Oh Grow Up Review

Rick on TV.com, September 23, 1999

Three Men and a Teenager: Oh Grow Up

Men living together is an accepted TV staple. Has been for decades. Think M*A*S*H, The Odd Couple, The Courtship of Eddie's Father, even Bosom Buddies. The domestic angle provides instant opportunity for all sorts of fish-out-of-water scenarios: men in the kitchen, men cleaning house, men doing laundry. All tried-and-true laugh getters, at least once upon a time. But it's almost the millennium, of course, and audiences today are much more sophisticated than that. Which is why ABC's new comedy Oh Grow Up puts a clever spin on the whole arrangement - one of the men is actually gay!

Okay, so maybe it's not the shocker it might once have been. But at least it gives the show a little something to distinguish itself, which it desperately needs. The household in question is populated by Hunter (Stephen Dunham), successful building contractor and major lothario, Norris (David Alan Basche), mildly neurotic medical supply salesman-turned-artist, and Ford (John Ducey). The three were roommates once before in college, and only recently has Ford returned to the fold, having realized that in spite of his marriage, he's gay. There's also a dog named Mom, which is probably the most original thing about the series. Mom occasionally holds forth on the goings-on, barking her displeasure (which is conveniently subtitled for those of us who don't speak spaniel, or whatever kind of dog she is).

Throwing a wrench into the relative idylls of Hunter's life is Chloe (Niesha Trout), who turns out to be his eighteen year old daughter he never knew about (the product of a short-lived fling half his lifetime ago). She turns up on his doorstep one night, new in town, enrolled at NYU as a freshman. Suddenly, a black cloud appears on the horizon - how will Hunter possibly maintain his busy sex life knowing he's got progeny out there? And girl progeny at that? Hot girl progeny, for heaven's sake! Clearly something has to give, so in one fell swoop, the inveterate ladies' man transmogrifies from footloose, fancy-free perennial bachelor to instant father figure.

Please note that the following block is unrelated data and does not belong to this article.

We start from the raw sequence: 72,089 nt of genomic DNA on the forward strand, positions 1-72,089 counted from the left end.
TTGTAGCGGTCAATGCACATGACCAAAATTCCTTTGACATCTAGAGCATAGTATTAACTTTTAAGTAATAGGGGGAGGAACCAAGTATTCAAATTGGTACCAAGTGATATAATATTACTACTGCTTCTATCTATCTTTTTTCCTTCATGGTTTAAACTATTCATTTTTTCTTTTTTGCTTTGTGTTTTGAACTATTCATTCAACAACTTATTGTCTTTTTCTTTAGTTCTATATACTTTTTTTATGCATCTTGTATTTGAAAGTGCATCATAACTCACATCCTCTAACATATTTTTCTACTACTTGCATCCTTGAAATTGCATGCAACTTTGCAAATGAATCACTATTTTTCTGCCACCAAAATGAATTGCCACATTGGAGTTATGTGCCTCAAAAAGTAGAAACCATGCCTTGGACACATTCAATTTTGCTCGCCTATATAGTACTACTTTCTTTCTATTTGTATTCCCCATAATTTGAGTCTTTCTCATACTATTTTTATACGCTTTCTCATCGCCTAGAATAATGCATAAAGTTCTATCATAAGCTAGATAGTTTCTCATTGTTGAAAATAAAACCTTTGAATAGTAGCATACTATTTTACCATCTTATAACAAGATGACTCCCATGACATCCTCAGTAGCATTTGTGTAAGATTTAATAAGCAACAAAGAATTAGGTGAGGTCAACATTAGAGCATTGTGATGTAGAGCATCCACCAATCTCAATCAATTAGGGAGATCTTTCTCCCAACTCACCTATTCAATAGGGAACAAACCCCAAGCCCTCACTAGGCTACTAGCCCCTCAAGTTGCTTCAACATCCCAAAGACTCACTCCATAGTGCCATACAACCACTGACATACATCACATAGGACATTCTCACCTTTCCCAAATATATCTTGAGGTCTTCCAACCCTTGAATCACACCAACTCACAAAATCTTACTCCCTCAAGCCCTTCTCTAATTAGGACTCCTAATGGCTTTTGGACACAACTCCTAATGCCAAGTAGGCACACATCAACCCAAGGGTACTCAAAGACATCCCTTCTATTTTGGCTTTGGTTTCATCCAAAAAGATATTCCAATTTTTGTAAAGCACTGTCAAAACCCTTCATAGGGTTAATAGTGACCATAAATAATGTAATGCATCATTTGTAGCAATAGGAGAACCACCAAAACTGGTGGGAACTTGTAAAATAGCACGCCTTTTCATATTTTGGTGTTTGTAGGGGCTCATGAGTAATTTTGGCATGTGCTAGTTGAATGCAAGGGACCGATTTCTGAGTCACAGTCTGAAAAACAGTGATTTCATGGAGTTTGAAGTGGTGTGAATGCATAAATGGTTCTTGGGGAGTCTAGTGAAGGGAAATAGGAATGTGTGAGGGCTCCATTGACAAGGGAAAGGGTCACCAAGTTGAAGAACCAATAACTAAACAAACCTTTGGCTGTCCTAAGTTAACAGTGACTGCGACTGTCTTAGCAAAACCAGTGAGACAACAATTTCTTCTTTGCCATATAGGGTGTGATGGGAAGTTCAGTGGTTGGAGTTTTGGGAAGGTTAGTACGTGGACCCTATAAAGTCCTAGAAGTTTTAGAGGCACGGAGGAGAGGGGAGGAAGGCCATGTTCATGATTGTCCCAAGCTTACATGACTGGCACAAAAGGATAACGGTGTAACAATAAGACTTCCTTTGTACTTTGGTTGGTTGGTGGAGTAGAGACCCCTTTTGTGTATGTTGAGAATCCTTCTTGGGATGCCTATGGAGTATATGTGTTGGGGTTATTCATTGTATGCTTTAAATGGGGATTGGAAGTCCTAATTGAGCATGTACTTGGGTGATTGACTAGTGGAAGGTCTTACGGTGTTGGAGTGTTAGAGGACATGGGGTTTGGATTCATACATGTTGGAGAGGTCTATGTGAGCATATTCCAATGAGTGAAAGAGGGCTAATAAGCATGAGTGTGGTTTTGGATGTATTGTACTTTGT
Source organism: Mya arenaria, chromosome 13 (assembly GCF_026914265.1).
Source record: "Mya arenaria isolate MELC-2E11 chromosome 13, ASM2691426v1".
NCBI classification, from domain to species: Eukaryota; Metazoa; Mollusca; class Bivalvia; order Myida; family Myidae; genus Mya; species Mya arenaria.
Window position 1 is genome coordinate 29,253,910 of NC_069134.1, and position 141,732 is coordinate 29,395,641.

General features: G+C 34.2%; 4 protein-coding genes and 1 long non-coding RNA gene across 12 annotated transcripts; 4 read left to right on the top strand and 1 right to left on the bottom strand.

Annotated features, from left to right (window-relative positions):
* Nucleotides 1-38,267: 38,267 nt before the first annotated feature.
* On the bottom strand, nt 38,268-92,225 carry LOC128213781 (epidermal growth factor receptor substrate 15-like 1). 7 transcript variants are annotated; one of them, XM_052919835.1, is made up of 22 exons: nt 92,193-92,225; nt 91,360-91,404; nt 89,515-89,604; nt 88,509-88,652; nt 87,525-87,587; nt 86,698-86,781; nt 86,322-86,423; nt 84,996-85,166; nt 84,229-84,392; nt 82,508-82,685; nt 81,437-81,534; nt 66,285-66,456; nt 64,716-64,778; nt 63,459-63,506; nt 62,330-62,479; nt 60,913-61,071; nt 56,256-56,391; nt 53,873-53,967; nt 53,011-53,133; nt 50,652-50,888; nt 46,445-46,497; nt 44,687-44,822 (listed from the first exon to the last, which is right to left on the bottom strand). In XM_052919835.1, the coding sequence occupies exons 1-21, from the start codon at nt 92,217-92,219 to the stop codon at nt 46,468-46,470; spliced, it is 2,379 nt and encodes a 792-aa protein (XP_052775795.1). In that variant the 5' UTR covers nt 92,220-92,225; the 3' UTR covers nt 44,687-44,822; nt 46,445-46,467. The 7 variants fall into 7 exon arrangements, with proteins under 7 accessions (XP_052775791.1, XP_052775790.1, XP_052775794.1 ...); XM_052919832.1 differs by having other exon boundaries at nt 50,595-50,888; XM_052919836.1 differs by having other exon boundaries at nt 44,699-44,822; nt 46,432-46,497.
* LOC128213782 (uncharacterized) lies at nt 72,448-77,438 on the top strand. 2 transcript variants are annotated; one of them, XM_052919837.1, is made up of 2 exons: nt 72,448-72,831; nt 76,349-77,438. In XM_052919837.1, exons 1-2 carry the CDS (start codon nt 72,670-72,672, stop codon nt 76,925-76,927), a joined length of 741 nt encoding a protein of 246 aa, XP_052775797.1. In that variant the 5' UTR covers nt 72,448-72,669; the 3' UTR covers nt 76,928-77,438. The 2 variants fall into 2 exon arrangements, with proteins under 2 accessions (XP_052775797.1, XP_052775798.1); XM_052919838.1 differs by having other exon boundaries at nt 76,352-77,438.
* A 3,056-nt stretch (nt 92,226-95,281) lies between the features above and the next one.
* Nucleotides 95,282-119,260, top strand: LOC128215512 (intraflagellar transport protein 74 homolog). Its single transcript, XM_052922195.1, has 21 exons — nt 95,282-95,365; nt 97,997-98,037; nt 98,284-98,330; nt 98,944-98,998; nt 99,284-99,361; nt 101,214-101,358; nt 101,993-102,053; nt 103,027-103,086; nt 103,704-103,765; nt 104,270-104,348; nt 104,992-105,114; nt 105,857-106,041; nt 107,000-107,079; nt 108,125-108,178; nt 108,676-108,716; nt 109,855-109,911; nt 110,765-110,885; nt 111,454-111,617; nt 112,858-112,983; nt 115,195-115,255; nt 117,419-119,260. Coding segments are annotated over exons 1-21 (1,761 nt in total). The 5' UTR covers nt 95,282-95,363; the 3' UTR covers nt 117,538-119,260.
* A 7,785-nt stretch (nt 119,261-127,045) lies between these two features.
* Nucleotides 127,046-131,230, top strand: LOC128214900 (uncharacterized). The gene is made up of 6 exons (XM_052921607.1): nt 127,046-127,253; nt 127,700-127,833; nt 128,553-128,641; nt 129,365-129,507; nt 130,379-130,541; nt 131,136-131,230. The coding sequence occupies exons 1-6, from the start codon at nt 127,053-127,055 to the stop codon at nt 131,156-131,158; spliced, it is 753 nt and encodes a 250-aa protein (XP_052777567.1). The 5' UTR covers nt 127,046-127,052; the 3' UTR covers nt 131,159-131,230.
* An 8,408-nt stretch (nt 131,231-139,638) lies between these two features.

It's not all fun and games for the other guys, either. Norris, a nervous wreck about a gallery show coming up, frets that he'll never sell a painting and be forced to return to the world of wholesale catheters and bedpans, his dreams of being a professional artist dashed forever. (Of course, someone needs to sit down and tell him that being represented by a gallery as a tyro is a pretty good sign of good things waiting to happen, but still.) Suffering a crisis of her own is Suzanne (Rena Sofer), Ford's wife, still deeply mired in a love/hate relationship with her gay spouse and shocked that he's actually going through with batting for the other team. (Even more shocked that she never saw the signs, a Celine Dion CD collection and a boyhood love of Tarzan among them.) Their friendship isn't going as well as they might have thought, too laden with baggage as it is, and she comically turns to wine to take her mind off the whole thing.

Created by Alan Ball (also responsible for the amazing feature American Beauty), the premiere episode has some good laughs, but unfortunately not much more. The cast are all serviceable sitcom players, but they never push the envelope, and the dialogue never really requires them to. Dunham looks like he graduated from the Ted Danson school of acting - stooped shoulders, staccato delivery, furrowed brow. Ducey's Ford finds himself living in a whole new world, yet remains relatively nonchalant toward his newfound gayness. His resistance to all things screechingly queeny is refreshing from a societal point of view (hear that, Will & Grace?), but it makes him fairly dull as a character. Only Basche as Norris comes the closest to being real, and one suspects that he's the one with whom Ball finds the most in common.

Pinpointing exactly why a show misses the mark is never easy, and "scrap the entire thing and start over" isn't very constructive advice. But in this case, it would seem to be the best thing, because while the premiere is never terrible, it's not very good either. And at some point it's time to Grow Up and move on.

--James Koonce

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